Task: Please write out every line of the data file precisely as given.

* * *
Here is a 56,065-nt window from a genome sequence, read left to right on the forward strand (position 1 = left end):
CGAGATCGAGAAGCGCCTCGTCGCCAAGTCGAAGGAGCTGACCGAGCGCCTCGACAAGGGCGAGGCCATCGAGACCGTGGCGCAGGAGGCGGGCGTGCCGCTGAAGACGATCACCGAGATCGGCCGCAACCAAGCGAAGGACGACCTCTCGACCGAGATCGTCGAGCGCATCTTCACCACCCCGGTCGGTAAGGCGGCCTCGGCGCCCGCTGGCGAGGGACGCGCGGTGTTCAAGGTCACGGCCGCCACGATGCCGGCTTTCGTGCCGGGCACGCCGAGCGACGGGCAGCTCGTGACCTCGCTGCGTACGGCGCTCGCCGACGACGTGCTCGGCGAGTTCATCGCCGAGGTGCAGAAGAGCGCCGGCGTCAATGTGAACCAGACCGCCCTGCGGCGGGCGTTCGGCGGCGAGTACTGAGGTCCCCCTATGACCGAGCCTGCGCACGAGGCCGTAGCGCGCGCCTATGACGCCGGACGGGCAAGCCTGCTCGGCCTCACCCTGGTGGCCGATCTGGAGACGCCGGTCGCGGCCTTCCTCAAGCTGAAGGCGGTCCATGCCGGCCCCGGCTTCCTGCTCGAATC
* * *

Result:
Here is a 56,065-nt window from a genome sequence, read left to right on the forward strand (position 1 = left end):
CGAGATCGAGAAGCGCCTCGTCGCCAAGTCGAAGGAGCTGACCGAGCGCCTCGACAAGGGCGAGGCCATCGAGACCGTGGCGCAGGAGGCGGGCGTGCCGCTGAAGACGATCACCGAGATCGGCCGCAACCAAGCGAAGGACGACCTCTCGACCGAGATCGTCGAGCGCATCTTCACCACCCCGGTCGGTAAGGCGGCCTCGGCGCCCGCTGGCGAGGGACGCGCGGTGTTCAAGGTCACGGCCGCCACGATGCCGGCTTTCGTGCCGGGCACGCCGAGCGACGGGCAGCTCGTGACCTCGCTGCGTACGGCGCTCGCCGACGACGTGCTCGGCGAGTTCATCGCCGAGGTGCAGAAGAGCGCCGGCGTCAATGTGAACCAGACCGCCCTGCGGCGGGCGTTCGGCGGCGAGTACTGAGGTCCCCCTATGACCGAGCCTGCGCACGAGGCCGTAGCGCGCGCCTATGACGCCGGACGGGCAAGCCTGCTCGGCCTCACCCTGGTGGCCGATCTGGAGACGCCGGTCGCGGCCTTCCTCAAGCTGAAGGCGGTCCATGCCGGCCCCGGCTTCCTGCTCGAATC